Jewish Holidays in Israel: Incredible traditions you have to know about

When was the last time you spent a Jewish holiday in Israel? Have you ever had the chance to be in Tel Aviv during Yom Kippur? If you haven’t, we will paint a picture that will inspire your next trip.

In this article, we will discuss three of the main Jewish holidays from an Israeli perspective. How do people in Israel celebrate them, some local traditions, and some very cool facts you might not have heard about before.

The traditions described here might be very different from the ones you’ve observed in Jewish communities outside of Israel. What is done in Israel isn’t far from the essential value of these holidays, but it is a phenomenal way to signify them to make these essential values more relevant to the current Israeli society.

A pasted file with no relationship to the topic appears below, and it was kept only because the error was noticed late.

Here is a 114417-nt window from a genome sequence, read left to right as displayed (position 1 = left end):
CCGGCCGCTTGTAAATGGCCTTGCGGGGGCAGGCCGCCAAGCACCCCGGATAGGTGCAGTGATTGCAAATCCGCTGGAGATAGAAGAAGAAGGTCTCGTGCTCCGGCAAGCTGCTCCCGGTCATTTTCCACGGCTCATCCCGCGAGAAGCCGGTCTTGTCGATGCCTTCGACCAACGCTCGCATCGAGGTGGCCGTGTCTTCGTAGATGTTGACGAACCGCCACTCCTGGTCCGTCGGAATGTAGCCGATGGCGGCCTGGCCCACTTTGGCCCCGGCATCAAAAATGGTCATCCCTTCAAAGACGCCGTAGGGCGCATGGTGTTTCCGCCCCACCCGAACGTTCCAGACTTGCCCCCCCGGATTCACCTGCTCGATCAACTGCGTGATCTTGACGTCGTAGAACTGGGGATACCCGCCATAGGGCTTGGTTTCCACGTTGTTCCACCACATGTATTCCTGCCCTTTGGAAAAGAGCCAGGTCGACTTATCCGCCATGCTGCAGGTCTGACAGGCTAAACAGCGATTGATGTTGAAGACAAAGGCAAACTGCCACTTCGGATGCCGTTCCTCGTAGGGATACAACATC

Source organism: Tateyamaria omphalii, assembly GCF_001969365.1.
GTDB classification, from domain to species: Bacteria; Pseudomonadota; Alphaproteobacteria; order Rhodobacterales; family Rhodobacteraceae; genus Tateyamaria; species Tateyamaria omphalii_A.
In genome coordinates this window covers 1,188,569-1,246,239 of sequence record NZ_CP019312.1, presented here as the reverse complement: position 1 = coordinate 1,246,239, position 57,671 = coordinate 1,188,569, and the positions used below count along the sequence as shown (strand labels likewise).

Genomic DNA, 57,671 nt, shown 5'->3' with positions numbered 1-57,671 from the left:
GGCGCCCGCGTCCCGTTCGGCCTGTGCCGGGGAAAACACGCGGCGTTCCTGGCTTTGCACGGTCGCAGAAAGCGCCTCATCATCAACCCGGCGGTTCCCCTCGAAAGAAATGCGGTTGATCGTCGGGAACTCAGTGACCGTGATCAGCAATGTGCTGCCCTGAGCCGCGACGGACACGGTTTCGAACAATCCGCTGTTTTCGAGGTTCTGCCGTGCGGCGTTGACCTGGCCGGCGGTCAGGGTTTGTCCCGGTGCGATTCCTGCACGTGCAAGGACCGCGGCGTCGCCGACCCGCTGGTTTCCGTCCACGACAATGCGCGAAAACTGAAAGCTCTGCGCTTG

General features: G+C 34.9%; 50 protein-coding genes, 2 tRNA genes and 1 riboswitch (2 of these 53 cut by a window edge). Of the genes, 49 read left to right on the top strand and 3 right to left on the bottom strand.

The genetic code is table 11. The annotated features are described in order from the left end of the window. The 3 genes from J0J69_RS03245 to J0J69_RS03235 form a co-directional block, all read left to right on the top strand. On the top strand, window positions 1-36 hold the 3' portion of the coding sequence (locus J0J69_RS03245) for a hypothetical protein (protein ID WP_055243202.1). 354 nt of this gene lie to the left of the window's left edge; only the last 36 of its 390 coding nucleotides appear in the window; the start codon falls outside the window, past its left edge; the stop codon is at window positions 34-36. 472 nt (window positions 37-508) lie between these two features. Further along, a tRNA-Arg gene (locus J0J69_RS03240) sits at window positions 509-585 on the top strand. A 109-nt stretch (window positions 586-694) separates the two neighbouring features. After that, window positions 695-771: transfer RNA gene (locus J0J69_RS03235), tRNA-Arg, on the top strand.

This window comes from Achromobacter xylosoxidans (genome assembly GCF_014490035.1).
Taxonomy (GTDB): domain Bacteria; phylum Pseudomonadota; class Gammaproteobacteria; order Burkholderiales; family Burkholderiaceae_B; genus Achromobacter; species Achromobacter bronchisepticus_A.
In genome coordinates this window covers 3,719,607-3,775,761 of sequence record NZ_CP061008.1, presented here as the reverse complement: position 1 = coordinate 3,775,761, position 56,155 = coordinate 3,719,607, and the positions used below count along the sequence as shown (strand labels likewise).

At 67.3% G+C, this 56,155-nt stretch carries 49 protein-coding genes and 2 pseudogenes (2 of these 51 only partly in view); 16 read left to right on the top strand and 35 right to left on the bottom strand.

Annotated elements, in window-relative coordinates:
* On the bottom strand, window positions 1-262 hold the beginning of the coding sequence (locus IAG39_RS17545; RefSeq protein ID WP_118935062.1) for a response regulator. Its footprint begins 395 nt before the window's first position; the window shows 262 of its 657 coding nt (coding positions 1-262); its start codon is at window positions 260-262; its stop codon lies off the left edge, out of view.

Remember that there are many different types of Israelis, and those who are part of the Jewish people, need different ways to connect with whatever concept of divinity they have or not. That being said, the way Israel celebrates the holidays will for sure surprise you… there is no doubt about it.

Highways full of tricycles: Israeli customs to celebrate Jewish holidays

Open your mind. Let’s understand that each person is allowed to celebrate the Jewish holidays in any way they want while connecting these traditions and celebrations to the essential values of the specific chagim (holidays). There isn’t one only way to do things, and Israel demonstrates that every single year.

We are not saying that you won’t see people in Tel Aviv or Ramat Gan dressing white and praying while fasting during Yom Kippur. However, you will witness a few other Israeli traditions that might be both shocking and surprising.

Are you ready to learn some of them? Here we go!

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Yom Kippur: Bicycles and kids all over the freeway!